By the early 1980s, traffic counts were showing a much higher percentage of HGVs on the majority of the country’s strategic road network. It was then averaging between 30% and 33%. This was due to the increased value that operators were then attributing to two of the advantages that the motorways and improved trunk roads provided. The first was the actual savings in journey times. The second, possibly more welcome, was the increased reliability of those journey times, which is so important when operators are trying to work to tight schedules.

The widespread availability of computers by the 1970s led to the development of mathematical traffic models which provided data to inform decisions on many problems in the landuse/transportation field. Typically, these models would consist of a representation of the road network covering the area under investigation, a breakdown of that area into a number of discreet zones, a data base containing information on the traffic flows from each zone to every other zone (compiled from roadside interviews) and various tools for assigning traffic from the data base to the road network, etc. These models could be validated by comparing their forecasts for “the present day” against an independent set of data.sbtraffic

A model of the type described above was used to forecast the worst case loading on the Severn Bridge, prior to the strengthening work. An assessment was required of the aggregate weight of a stationary queue of traffic on the bridge, with minimal distances between adjacent vehicles. The traffic model provided forecasts of the proportions of the various types of vehicle that would use the bridge during a particular period. A separate application then selected vehicles from this mix, randomly, to generate many different queues, each conforming to the vehicle type proportions and spacing requirements, and then it calculated the load represented by each queue in terms of kN per lane meter. The figure taken forward was the load exceeded by 5% of the queues. For the Severn Bridge in the mid 1980s, this figure proved to be 9 kN per lane metre, which happened to be twice that for which the bridge had originally been designed.

The weights of the actual vehicles crossing the Severn Bridge were also measured by placing a weighbridge in the carriageway. This showed that the flows were not entirely random. Many operators of heavy lorries favoured an early morning start, when there would be relatively few cars and other light vehicles on the road to dilute concentrations of lorries. Unless that kind of situation were managed, it could result in queues being formed on the bridge with more than 30% of heavy vehicles, generating a 5-percentile loading of up to 12 kN per lane metre. Fortunately, the timely arrival of the Second Severn Crossing, in the mid-1990s, took much of the sting out of such speculations.

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Developing the cable stayed design for Wye Bridge

Modern cable-stayed bridges were only starting to be considered in the UK at the time that the first Severn road crossing was being built. And it was not until later, when electronic computers became widely available for engineering calculations, that the load bearing capacity of the more complicated cable stayed bridges could be analysed with any real confidence.  In the earlier circumstances, engineers were reluctant to break new ground. In fact, 25 years later, when construction of the Second Crossing got underway, no cable stayed bridge in the world had been completed with a longer span than the one that was then under construction on the Severn. However, before the Second Severn Crossing was completed, the French had taken a great leap forward with the opening of the Pont de Normandie (main span 856 m). And since then, with developments in design and stronger materials, further great strides have been made with main spans now 1,000m and longer. Having said all that, the Wye Bridge is a simple, but very important, early example of a cable stayed bridge.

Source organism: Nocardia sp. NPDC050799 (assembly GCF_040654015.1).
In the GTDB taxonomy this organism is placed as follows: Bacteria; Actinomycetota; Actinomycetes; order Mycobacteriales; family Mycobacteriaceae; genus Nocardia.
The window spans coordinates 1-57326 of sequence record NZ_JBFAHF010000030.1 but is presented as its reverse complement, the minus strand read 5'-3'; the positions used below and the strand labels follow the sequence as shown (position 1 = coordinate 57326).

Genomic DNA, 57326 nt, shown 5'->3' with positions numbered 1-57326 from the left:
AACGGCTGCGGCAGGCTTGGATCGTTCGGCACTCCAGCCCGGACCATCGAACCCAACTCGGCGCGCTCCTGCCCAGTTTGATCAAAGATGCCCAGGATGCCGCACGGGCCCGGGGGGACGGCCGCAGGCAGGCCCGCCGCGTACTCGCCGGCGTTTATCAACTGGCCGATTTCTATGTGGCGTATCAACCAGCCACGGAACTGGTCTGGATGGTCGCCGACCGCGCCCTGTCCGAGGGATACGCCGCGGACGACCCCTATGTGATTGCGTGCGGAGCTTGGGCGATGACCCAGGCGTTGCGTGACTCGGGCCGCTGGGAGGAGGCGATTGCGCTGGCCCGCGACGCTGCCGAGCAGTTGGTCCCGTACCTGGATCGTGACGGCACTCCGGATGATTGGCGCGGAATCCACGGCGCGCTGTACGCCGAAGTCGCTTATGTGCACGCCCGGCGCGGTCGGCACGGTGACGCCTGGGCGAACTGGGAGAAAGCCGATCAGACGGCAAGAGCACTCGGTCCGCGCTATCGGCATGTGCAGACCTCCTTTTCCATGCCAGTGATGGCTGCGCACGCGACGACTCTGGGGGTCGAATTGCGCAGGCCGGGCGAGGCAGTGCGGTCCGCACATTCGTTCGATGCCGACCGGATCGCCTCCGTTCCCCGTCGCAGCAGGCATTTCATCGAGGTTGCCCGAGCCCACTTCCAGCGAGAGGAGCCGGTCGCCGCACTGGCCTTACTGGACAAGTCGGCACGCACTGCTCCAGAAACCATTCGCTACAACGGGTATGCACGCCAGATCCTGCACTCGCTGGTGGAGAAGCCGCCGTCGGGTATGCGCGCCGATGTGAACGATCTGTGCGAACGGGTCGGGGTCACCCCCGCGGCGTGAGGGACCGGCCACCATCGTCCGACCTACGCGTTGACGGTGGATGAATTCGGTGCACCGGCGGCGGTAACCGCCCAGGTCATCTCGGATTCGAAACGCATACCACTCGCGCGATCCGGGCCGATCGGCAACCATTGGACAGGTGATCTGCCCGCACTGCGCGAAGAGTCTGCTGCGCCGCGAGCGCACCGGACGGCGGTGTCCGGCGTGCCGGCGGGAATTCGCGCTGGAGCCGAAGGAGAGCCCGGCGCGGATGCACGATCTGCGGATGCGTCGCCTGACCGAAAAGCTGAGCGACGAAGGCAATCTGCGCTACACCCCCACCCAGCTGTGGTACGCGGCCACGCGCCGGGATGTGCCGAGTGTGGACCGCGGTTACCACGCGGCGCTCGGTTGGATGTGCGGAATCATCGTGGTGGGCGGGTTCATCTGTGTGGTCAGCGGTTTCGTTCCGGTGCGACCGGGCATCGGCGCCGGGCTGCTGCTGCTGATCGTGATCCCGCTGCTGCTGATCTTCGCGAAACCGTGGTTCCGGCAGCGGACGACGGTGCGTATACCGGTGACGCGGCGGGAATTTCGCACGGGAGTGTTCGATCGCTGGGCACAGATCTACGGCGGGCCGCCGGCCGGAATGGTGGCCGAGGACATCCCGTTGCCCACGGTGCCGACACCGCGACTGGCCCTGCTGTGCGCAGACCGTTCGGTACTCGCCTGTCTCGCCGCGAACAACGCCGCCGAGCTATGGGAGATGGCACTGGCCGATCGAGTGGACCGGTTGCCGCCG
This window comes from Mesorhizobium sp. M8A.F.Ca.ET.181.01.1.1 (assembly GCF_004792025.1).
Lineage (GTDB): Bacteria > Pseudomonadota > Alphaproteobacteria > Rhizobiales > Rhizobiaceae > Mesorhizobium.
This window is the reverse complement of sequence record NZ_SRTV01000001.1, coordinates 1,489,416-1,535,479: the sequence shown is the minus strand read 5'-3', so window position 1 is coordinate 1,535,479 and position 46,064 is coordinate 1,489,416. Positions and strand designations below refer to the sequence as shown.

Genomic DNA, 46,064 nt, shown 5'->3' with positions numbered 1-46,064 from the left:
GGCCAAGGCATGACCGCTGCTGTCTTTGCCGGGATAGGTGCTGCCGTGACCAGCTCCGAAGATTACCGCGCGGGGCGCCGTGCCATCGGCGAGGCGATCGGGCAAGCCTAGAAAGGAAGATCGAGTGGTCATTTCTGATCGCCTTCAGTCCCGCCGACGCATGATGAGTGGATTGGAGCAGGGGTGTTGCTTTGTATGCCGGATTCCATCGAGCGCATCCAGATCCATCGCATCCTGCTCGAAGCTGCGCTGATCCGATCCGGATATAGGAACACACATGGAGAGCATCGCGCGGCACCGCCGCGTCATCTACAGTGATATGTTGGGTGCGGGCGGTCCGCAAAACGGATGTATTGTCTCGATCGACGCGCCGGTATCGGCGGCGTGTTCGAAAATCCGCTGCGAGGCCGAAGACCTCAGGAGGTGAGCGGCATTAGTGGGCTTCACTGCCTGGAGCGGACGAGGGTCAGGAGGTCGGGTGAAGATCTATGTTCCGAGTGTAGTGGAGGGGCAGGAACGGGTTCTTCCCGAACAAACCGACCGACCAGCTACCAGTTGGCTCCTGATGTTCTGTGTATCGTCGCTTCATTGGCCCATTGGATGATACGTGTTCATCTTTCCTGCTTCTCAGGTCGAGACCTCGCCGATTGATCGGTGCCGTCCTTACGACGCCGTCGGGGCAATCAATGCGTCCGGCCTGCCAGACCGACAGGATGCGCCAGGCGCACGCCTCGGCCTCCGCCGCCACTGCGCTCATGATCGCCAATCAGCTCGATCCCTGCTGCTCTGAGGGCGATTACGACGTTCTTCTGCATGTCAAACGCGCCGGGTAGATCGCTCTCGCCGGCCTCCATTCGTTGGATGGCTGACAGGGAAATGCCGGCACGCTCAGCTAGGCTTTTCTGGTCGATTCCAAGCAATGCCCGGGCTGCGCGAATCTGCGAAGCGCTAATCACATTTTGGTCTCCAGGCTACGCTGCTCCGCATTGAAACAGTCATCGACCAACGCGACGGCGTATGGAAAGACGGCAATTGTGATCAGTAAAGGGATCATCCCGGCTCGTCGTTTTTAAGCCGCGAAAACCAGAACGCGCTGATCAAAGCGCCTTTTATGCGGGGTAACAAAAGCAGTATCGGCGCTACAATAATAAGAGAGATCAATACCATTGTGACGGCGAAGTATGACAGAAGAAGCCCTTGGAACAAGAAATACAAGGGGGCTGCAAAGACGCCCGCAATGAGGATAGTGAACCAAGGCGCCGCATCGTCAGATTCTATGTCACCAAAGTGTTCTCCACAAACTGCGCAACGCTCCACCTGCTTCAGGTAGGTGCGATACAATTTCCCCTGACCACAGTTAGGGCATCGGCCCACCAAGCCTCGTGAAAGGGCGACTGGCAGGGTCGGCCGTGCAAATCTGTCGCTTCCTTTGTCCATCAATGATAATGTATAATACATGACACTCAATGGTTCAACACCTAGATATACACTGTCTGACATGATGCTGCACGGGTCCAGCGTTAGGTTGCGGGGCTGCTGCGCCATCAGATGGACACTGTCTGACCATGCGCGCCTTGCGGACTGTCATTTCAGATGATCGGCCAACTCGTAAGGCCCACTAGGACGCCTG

The deck units chosen for the viaduct enabled the contractor, Cleveland Bridge of Darlington to complete each full span of 64 m using a simple cantilever method of construction.


Wye Bridge typical box erection

Calculations confirmed that the same method could be used to erect the side spans of the bridge. However, some additional strengthening of the deck would be required if the same cross section of deck unit were to be used for the main span of 235 m. The obvious way to proceed with this span would be to work from both sides, building two half span cantilevers that would meet each other in the middle. Some method would then be needed to lift both the leading edges to the correct height (even when stiffened, both sections of unsupported deck would have drooped, to a significant extent, under their own weights).


Wye Bridge cantilever erection

The addition of two simple elements of “cable-staying” would kill both birds with one stone, stiffening the whole of the bridge deck sufficiently, and providing means of lifting the leading edges of the cantilevers when required.  It was achieved through the addition of two towers and two long lengths of high tensile steel cable. This well targeted response provided a very efficient solution, enabling the Wye Bridge to be completed successfully and in accordance with the loading criteria of that period.